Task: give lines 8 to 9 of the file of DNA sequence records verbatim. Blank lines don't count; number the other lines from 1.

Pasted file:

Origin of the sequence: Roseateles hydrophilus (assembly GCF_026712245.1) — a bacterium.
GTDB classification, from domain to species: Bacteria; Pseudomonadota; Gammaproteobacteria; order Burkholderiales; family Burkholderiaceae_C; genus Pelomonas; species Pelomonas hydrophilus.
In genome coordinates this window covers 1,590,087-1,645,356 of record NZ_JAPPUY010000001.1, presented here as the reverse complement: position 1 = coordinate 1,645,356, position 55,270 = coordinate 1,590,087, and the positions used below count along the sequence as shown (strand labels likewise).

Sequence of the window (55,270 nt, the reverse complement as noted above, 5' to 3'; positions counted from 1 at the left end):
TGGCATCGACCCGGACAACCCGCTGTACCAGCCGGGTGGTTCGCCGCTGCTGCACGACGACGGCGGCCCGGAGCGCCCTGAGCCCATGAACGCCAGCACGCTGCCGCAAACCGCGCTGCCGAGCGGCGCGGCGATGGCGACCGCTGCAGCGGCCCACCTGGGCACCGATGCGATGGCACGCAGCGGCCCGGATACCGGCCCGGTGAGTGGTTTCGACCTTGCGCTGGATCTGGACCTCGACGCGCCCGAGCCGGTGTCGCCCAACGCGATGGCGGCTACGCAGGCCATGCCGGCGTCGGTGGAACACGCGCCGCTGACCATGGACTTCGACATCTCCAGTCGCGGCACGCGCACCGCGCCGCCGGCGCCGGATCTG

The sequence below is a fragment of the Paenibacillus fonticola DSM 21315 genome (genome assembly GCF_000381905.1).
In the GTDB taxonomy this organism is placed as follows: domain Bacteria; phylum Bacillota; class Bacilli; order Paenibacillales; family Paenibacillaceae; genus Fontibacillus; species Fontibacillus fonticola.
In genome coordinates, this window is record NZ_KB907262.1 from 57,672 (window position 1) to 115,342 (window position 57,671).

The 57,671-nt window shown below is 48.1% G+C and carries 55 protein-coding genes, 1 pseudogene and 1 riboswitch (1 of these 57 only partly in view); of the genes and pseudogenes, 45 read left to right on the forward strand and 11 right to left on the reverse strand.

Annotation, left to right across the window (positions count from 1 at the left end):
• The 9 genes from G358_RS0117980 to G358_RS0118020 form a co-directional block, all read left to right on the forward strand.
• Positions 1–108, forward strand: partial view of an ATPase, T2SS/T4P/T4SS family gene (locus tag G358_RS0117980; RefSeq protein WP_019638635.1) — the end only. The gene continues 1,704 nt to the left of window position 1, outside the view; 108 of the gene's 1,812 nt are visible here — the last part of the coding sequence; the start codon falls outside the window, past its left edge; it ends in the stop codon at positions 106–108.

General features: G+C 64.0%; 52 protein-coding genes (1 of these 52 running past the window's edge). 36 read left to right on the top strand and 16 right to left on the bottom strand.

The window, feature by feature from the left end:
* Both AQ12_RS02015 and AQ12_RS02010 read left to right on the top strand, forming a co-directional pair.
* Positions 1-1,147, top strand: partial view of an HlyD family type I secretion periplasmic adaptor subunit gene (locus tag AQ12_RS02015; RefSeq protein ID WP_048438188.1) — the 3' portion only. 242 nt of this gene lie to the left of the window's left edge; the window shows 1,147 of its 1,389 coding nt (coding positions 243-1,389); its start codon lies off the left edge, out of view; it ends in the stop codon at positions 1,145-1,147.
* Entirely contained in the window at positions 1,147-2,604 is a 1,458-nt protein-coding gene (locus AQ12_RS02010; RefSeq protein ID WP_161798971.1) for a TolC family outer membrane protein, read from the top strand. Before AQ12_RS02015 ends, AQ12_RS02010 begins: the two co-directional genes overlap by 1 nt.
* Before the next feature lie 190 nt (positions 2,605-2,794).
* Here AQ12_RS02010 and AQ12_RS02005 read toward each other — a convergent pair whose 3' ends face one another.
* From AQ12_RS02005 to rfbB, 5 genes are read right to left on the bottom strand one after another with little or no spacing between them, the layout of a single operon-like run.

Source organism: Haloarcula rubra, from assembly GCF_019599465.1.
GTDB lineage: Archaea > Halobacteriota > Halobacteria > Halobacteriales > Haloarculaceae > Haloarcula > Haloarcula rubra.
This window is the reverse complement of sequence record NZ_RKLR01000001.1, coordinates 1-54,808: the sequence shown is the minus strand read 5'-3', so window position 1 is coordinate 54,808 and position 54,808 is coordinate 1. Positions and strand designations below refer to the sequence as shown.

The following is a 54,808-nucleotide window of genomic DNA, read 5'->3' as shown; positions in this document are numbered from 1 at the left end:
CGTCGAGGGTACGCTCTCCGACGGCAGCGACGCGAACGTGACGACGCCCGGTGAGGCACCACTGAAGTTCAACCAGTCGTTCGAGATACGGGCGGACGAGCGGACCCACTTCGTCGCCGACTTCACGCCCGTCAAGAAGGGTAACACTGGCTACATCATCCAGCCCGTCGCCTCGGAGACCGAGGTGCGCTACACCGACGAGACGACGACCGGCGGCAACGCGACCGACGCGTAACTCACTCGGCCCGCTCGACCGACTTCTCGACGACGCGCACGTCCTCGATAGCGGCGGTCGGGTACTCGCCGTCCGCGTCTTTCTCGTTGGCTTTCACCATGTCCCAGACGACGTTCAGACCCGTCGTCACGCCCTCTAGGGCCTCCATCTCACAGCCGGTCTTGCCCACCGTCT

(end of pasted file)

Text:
In genome coordinates, this window is record NZ_KB907262.1 from 57,672 (window position 1) to 115,342 (window position 57,671).

The 57,671-nt window shown below is 48.1% G+C and carries 55 protein-coding genes, 1 pseudogene and 1 riboswitch (1 of these 57 only partly in view); of the genes and pseudogenes, 45 read left to right on the forward strand and 11 right to left on the reverse strand.